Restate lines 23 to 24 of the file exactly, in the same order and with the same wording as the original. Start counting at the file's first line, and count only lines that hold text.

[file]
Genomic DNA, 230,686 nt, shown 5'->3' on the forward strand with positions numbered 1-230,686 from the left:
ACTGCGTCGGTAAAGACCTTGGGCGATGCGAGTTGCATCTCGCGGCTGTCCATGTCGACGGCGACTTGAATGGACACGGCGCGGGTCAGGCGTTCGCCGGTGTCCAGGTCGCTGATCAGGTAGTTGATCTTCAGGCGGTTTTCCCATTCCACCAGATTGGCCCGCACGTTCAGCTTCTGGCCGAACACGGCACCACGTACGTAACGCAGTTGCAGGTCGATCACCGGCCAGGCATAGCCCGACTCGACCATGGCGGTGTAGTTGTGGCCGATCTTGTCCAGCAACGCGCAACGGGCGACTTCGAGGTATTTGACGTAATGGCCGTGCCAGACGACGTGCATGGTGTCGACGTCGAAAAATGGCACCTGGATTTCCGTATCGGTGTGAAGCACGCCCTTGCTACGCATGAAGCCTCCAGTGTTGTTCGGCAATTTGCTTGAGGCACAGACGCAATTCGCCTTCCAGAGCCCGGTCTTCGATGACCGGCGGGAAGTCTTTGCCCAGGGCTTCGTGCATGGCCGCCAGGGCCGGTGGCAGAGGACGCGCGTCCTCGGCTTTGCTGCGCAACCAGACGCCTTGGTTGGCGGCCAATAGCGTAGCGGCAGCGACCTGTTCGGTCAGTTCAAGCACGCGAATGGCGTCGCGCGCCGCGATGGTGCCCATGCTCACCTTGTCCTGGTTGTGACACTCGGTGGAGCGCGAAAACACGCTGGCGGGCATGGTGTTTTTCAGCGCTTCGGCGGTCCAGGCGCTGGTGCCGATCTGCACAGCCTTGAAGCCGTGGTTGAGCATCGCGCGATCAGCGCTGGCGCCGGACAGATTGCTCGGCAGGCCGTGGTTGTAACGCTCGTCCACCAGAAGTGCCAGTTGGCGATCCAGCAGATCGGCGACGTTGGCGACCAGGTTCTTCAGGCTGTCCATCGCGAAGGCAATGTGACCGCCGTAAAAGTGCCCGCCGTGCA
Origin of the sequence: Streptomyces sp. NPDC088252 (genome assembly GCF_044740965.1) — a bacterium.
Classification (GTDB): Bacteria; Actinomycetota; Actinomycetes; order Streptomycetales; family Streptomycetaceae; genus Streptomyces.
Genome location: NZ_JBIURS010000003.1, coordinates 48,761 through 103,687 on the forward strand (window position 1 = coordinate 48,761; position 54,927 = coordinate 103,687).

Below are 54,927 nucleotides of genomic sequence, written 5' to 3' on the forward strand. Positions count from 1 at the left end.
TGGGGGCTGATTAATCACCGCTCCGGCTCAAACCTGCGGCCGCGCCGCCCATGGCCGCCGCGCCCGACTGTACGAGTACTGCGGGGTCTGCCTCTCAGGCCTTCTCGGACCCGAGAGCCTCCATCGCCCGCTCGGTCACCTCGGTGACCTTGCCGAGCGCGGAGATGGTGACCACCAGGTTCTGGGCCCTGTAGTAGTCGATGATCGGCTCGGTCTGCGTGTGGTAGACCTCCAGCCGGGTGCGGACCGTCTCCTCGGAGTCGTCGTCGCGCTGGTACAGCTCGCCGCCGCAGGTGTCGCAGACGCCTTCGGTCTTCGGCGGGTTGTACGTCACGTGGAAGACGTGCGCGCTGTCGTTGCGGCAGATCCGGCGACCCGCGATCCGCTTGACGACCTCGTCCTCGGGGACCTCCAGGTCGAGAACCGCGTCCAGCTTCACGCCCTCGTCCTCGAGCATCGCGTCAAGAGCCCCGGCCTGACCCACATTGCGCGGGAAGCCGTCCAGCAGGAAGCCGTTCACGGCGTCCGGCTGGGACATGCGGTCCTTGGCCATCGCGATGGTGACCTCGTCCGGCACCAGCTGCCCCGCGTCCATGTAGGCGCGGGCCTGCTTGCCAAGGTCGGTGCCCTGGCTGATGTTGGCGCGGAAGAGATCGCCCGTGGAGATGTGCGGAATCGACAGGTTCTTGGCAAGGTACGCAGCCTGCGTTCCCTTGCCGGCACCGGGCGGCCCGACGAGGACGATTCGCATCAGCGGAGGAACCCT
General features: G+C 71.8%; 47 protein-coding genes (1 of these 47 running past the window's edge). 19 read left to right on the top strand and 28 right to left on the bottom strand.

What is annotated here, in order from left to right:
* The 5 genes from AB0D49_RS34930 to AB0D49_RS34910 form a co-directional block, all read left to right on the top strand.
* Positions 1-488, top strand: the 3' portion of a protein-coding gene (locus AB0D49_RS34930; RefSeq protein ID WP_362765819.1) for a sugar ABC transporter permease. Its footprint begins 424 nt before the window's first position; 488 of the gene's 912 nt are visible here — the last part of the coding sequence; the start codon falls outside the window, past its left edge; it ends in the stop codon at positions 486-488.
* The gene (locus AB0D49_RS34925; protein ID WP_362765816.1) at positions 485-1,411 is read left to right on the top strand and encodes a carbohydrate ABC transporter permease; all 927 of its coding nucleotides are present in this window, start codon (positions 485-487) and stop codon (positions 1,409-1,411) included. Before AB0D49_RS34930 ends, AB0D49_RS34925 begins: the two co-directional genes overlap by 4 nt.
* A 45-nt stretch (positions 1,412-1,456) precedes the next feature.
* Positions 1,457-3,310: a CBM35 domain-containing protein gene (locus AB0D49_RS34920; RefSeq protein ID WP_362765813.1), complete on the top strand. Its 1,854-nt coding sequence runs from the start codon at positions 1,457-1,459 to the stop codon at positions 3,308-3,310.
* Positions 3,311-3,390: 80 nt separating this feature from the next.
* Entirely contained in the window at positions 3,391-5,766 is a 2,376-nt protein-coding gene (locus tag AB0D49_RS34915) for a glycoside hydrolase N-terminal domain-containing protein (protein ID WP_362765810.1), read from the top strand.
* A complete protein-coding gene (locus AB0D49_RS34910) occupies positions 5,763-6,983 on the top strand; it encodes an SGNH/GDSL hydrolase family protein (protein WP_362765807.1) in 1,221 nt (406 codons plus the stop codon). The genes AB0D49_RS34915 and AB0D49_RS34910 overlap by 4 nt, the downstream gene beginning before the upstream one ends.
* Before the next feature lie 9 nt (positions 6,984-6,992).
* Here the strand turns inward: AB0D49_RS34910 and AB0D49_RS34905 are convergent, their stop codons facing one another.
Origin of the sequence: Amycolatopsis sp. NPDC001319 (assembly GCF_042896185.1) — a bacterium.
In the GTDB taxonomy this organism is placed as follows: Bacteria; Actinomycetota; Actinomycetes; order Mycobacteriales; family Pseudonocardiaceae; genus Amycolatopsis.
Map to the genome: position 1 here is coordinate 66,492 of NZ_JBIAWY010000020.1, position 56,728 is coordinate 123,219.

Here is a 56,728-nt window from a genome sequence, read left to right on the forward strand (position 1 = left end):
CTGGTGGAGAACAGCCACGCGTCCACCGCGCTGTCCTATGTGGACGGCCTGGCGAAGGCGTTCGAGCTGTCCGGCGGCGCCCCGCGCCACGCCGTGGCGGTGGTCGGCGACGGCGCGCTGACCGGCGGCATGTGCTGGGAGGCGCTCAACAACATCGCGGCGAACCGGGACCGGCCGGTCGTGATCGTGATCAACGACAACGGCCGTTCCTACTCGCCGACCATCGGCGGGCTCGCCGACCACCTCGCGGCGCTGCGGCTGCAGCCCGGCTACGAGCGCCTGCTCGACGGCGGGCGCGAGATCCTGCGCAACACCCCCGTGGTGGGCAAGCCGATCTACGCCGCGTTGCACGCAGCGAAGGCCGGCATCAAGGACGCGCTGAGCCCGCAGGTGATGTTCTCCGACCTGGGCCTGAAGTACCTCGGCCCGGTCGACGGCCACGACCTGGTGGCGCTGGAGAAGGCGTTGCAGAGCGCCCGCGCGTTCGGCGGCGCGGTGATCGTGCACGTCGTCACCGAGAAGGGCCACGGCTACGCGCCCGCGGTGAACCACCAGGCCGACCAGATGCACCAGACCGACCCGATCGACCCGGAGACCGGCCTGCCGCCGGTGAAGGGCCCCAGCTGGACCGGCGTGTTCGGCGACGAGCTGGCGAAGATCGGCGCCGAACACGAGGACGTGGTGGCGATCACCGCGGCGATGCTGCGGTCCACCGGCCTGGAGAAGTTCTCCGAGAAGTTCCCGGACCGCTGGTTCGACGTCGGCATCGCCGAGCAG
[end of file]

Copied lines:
Here is a 56,728-nt window from a genome sequence, read left to right on the forward strand (position 1 = left end):
CTGGTGGAGAACAGCCACGCGTCCACCGCGCTGTCCTATGTGGACGGCCTGGCGAAGGCGTTCGAGCTGTCCGGCGGCGCCCCGCGCCACGCCGTGGCGGTGGTCGGCGACGGCGCGCTGACCGGCGGCATGTGCTGGGAGGCGCTCAACAACATCGCGGCGAACCGGGACCGGCCGGTCGTGATCGTGATCAACGACAACGGCCGTTCCTACTCGCCGACCATCGGCGGGCTCGCCGACCACCTCGCGGCGCTGCGGCTGCAGCCCGGCTACGAGCGCCTGCTCGACGGCGGGCGCGAGATCCTGCGCAACACCCCCGTGGTGGGCAAGCCGATCTACGCCGCGTTGCACGCAGCGAAGGCCGGCATCAAGGACGCGCTGAGCCCGCAGGTGATGTTCTCCGACCTGGGCCTGAAGTACCTCGGCCCGGTCGACGGCCACGACCTGGTGGCGCTGGAGAAGGCGTTGCAGAGCGCCCGCGCGTTCGGCGGCGCGGTGATCGTGCACGTCGTCACCGAGAAGGGCCACGGCTACGCGCCCGCGGTGAACCACCAGGCCGACCAGATGCACCAGACCGACCCGATCGACCCGGAGACCGGCCTGCCGCCGGTGAAGGGCCCCAGCTGGACCGGCGTGTTCGGCGACGAGCTGGCGAAGATCGGCGCCGAACACGAGGACGTGGTGGCGATCACCGCGGCGATGCTGCGGTCCACCGGCCTGGAGAAGTTCTCCGAGAAGTTCCCGGACCGCTGGTTCGACGTCGGCATCGCCGAGCAG